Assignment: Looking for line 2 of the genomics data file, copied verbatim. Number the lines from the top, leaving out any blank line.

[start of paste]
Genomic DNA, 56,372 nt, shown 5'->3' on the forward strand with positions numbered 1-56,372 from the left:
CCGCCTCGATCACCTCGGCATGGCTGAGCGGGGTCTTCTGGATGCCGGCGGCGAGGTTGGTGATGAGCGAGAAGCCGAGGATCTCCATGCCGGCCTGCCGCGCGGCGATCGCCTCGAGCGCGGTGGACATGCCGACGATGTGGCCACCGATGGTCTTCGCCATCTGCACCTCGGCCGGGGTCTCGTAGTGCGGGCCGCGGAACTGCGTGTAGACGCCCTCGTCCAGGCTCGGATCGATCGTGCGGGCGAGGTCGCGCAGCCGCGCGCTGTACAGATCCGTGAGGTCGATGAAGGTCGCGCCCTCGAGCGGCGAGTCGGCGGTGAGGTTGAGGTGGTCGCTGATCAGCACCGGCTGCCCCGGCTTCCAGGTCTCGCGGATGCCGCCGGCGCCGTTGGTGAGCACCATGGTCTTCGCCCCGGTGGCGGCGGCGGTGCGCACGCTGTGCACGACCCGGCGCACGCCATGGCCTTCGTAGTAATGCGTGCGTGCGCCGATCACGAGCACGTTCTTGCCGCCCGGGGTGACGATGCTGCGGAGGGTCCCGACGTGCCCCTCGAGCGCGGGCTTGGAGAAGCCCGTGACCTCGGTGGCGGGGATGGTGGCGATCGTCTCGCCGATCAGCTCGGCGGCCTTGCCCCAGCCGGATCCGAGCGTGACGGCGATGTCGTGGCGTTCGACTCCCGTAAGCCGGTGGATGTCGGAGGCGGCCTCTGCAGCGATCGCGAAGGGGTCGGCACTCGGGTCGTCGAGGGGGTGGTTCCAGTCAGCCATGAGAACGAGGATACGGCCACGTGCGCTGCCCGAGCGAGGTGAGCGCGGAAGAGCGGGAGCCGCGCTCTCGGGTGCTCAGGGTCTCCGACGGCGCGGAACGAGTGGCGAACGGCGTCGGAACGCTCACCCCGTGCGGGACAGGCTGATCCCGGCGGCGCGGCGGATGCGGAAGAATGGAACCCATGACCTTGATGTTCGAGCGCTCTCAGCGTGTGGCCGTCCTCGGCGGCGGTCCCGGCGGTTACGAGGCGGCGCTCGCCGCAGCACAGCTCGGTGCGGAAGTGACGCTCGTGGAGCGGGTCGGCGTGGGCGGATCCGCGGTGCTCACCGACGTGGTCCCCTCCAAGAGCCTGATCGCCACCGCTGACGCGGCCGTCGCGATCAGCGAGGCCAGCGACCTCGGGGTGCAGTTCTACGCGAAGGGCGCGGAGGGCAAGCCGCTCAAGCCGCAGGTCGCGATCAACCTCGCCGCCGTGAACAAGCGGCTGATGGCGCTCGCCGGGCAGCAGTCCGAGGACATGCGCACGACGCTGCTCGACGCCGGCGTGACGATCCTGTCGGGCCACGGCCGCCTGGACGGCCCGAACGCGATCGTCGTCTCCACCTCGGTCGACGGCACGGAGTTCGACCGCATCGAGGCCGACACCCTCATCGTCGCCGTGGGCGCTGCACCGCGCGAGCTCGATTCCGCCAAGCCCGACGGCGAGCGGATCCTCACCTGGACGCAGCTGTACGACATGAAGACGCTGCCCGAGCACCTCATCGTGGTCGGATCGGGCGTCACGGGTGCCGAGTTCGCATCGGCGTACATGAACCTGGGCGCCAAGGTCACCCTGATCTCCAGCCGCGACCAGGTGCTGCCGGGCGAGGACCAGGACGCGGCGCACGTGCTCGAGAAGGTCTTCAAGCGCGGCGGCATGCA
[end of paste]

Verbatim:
CCGCCTCGATCACCTCGGCATGGCTGAGCGGGGTCTTCTGGATGCCGGCGGCGAGGTTGGTGATGAGCGAGAAGCCGAGGATCTCCATGCCGGCCTGCCGCGCGGCGATCGCCTCGAGCGCGGTGGACATGCCGACGATGTGGCCACCGATGGTCTTCGCCATCTGCACCTCGGCCGGGGTCTCGTAGTGCGGGCCGCGGAACTGCGTGTAGACGCCCTCGTCCAGGCTCGGATCGATCGTGCGGGCGAGGTCGCGCAGCCGCGCGCTGTACAGATCCGTGAGGTCGATGAAGGTCGCGCCCTCGAGCGGCGAGTCGGCGGTGAGGTTGAGGTGGTCGCTGATCAGCACCGGCTGCCCCGGCTTCCAGGTCTCGCGGATGCCGCCGGCGCCGTTGGTGAGCACCATGGTCTTCGCCCCGGTGGCGGCGGCGGTGCGCACGCTGTGCACGACCCGGCGCACGCCATGGCCTTCGTAGTAATGCGTGCGTGCGCCGATCACGAGCACGTTCTTGCCGCCCGGGGTGACGATGCTGCGGAGGGTCCCGACGTGCCCCTCGAGCGCGGGCTTGGAGAAGCCCGTGACCTCGGTGGCGGGGATGGTGGCGATCGTCTCGCCGATCAGCTCGGCGGCCTTGCCCCAGCCGGATCCGAGCGTGACGGCGATGTCGTGGCGTTCGACTCCCGTAAGCCGGTGGATGTCGGAGGCGGCCTCTGCAGCGATCGCGAAGGGGTCGGCACTCGGGTCGTCGAGGGGGTGGTTCCAGTCAGCCATGAGAACGAGGATACGGCCACGTGCGCTGCCCGAGCGAGGTGAGCGCGGAAGAGCGGGAGCCGCGCTCTCGGGTGCTCAGGGTCTCCGACGGCGCGGAACGAGTGGCGAACGGCGTCGGAACGCTCACCCCGTGCGGGACAGGCTGATCCCGGCGGCGCGGCGGATGCGGAAGAATGGAACCCATGACCTTGATGTTCGAGCGCTCTCAGCGTGTGGCCGTCCTCGGCGGCGGTCCCGGCGGTTACGAGGCGGCGCTCGCCGCAGCACAGCTCGGTGCGGAAGTGACGCTCGTGGAGCGGGTCGGCGTGGGCGGATCCGCGGTGCTCACCGACGTGGTCCCCTCCAAGAGCCTGATCGCCACCGCTGACGCGGCCGTCGCGATCAGCGAGGCCAGCGACCTCGGGGTGCAGTTCTACGCGAAGGGCGCGGAGGGCAAGCCGCTCAAGCCGCAGGTCGCGATCAACCTCGCCGCCGTGAACAAGCGGCTGATGGCGCTCGCCGGGCAGCAGTCCGAGGACATGCGCACGACGCTGCTCGACGCCGGCGTGACGATCCTGTCGGGCCACGGCCGCCTGGACGGCCCGAACGCGATCGTCGTCTCCACCTCGGTCGACGGCACGGAGTTCGACCGCATCGAGGCCGACACCCTCATCGTCGCCGTGGGCGCTGCACCGCGCGAGCTCGATTCCGCCAAGCCCGACGGCGAGCGGATCCTCACCTGGACGCAGCTGTACGACATGAAGACGCTGCCCGAGCACCTCATCGTGGTCGGATCGGGCGTCACGGGTGCCGAGTTCGCATCGGCGTACATGAACCTGGGCGCCAAGGTCACCCTGATCTCCAGCCGCGACCAGGTGCTGCCGGGCGAGGACCAGGACGCGGCGCACGTGCTCGAGAAGGTCTTCAAGCGCGGCGGCATGCA